Speaking of corporate branding, another one of the trends the LinkedIn study reported is that 59% of respondents said they will be investing more in their corporate branding strategy than they did last year. Social media has made corporate branding more important than ever. This is actually good news when it comes to the “quality of hire” issue. A company’s brand is all about its core values, beliefs and purpose. When a company’s branding is really clear, it helps lay the groundwork for ensuring the candidate and company are a good match for each other.
Accurately capturing and tracking performance data not only gives you a clear picture of how you’re currently doing on the talent management front, it will also help you continually improve future recruiting strategies.
If you have questions about tracking performance data or how to recruit the highest quality new hires, we can help. Call us at 415-835-0202 or email us at sales@talentcircles.com.
4 comments on “Want to Improve Your Campus Recruiting Process? It’s All About Relationships”

Want to Improve Your Campus Recruiting Process? It’s All About Relationships

While the need for instant access and automated everything is standing strong, the ability to balance the speed and ease of technology with the power to build and maintain solid relationships is what will set you apart from the competition. Start incorporating these strategies into your new college recruitment plan and you can look forward to a highly successful campus recruiting season this fall.
Strengthen your relationships with Career Services – Beef up your alliances in the Career Services departments of the universities that interest you. Making them your key point of contact gives you a central, reliable location for information and introductions. They can get you opportunities with student organizations, suggest the right department heads to contact and help you build solid partnerships within the university.
Get personal – Start getting to know the talent you want to recruit before you even step foot (whether virtually or in-person) at the campus job fair. Using social media, you can track candidates based on their interests, groups and activities and continue to follow those that show potential. Shortly before the job fair, make contact to introduce yourself and encourage them to meet with you during the event for a quick chat. Associating a real and amiable person with your company can go a long way in encouraging top talent to apply and/or join your talent network.
Offer internships and create ambassadors – One of the best ways to create a strong talent pool is to provide internship opportunities for college students. They get experience and exposure to your company, and you get to test drive a potential future hire. The relationship you build with interns can be far reaching. Whether they continue to work for you or not, they can make your company name recognized among peers and faculty. They can help market your brand, share information and become some of the strongest ambassadors for your organization. Additionally, if you have alumni working for your company, include them in your campus recruiting activities as presenters, interviewers or just as a friendly face who has something in common.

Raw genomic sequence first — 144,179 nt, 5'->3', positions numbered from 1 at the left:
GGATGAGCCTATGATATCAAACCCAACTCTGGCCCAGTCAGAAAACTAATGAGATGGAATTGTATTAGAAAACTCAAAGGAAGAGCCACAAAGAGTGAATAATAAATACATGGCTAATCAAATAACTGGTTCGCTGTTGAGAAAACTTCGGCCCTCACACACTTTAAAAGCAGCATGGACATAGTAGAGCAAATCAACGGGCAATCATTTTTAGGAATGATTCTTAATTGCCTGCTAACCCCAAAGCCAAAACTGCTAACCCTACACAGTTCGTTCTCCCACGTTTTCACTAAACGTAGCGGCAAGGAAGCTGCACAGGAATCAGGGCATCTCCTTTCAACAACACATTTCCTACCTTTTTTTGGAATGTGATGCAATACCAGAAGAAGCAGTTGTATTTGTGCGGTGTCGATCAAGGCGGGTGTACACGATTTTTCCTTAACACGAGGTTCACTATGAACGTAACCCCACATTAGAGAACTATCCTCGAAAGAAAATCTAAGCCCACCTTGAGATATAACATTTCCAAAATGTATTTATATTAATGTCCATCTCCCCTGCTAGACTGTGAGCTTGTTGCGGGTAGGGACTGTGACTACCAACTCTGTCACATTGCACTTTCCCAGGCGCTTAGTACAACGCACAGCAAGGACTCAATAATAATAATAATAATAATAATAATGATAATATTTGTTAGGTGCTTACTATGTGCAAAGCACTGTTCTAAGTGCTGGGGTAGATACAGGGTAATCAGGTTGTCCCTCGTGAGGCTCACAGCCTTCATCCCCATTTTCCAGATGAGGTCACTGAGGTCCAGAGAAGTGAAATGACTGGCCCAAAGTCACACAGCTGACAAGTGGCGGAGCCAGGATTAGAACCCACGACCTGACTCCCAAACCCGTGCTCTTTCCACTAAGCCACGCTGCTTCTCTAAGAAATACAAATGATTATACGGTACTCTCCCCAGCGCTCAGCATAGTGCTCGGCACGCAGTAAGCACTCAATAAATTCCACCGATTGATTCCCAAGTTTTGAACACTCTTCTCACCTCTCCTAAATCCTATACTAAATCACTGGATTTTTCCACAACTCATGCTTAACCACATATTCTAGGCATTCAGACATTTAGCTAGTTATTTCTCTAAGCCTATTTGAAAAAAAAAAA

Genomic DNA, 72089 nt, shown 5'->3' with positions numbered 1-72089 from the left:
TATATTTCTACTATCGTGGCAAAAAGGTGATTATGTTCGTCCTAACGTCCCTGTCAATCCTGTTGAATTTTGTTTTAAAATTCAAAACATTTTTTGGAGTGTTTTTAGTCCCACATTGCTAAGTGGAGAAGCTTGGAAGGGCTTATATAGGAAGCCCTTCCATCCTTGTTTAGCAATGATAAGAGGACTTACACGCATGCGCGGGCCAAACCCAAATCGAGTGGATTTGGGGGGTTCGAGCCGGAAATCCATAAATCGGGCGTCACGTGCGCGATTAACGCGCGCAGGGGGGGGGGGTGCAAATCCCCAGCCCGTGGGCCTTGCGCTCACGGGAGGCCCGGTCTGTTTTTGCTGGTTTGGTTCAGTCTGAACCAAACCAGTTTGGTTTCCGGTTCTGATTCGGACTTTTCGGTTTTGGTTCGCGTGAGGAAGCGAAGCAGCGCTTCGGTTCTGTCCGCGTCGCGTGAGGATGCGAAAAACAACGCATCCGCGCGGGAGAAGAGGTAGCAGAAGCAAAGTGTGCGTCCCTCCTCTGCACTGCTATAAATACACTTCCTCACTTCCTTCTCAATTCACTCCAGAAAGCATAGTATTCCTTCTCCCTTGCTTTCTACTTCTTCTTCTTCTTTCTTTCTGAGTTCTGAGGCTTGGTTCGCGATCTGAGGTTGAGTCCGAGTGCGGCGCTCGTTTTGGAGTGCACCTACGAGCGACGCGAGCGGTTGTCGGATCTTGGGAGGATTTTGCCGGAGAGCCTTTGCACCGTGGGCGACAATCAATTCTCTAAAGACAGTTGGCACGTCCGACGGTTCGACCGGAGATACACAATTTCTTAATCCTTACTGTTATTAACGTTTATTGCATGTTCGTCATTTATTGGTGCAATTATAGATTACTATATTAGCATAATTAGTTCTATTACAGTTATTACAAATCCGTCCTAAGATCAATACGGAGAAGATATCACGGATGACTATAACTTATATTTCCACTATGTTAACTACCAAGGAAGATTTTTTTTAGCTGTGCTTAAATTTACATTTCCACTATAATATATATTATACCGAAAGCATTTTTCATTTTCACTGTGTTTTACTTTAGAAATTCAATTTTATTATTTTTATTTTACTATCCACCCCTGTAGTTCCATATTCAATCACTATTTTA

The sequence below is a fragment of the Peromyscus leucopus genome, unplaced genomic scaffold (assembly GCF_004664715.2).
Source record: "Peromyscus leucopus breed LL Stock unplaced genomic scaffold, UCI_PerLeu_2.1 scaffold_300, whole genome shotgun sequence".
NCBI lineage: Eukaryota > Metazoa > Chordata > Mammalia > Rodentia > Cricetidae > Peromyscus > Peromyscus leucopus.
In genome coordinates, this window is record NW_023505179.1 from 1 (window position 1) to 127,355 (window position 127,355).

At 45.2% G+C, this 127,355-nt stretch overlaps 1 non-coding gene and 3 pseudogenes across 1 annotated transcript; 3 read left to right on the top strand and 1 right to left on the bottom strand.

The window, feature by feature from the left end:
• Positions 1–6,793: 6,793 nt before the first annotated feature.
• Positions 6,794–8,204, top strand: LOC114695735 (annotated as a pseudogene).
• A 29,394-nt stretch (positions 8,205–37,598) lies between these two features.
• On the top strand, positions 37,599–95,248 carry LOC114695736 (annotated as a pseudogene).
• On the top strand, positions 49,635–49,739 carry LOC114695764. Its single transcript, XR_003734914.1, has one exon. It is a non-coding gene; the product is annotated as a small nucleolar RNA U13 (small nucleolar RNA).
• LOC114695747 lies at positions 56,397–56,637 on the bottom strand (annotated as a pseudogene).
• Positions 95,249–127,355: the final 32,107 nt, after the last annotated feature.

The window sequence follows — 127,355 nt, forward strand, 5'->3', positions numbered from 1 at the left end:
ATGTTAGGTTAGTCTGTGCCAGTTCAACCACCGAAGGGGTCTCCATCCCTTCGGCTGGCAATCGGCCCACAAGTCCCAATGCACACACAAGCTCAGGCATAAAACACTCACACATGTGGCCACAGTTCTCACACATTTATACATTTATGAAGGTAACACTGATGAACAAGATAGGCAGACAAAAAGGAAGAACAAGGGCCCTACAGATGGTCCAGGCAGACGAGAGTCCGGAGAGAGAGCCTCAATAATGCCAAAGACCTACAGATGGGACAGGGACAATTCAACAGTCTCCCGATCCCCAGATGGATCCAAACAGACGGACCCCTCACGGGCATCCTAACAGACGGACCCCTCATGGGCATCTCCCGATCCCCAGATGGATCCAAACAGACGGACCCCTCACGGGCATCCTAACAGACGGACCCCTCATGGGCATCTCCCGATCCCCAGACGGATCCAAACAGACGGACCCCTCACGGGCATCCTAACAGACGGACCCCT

Keep Everyone Well-Informed – Honesty and integrity are key when it comes to building relationships. This is no different in the recruitment process. Let people know right away what you’re offering and what you’re expecting. If you don’t have any immediate job openings during the career fair, be honest about that, but also explain how they could benefit in the future from being part of your talent network now. When you are actively trying to fill jobs, stay in contact with students who have interviewed so they know where they stand in the process while decisions are still being made. Any feedback you can give on their resumes and interview skills will be greatly appreciated as well. It’s also a great idea to keep career services informed about how many students you interviewed, extended offers to, and hired. Let them know how their students’ work performance compares to that of students at other universities you’ve worked with and offer to be part of a regular follow-up program. The university, the students and your organization will all benefit.


Remember, it’s all about building and nurturing the relationship so that everybody wins. Here at TalentCirclesTM we can help you do that as efficiently as possible by using technology and tools like TalentCatchTM to capture and organize all the information you gather. Contact us at 415-835-0202 or sales@TalentCircles.com to make following up and engaging with your university contacts and the students you want to keep in your talent network a cinch.
6 comments on “Integrate a Talent Network into Your Recruiting Process”

Integrate a Talent Network into Your Recruiting Process

Recruiters with large numbers of people in their talent networks are always in high demand. The more people there are to choose from, the more options for high quality talent employers have. Not only that, but a strong talent network also helps companies save on time and hiring costs and lowers turnover. So, if you haven’t already done so, it’s time to plug a good talent network into your existing system.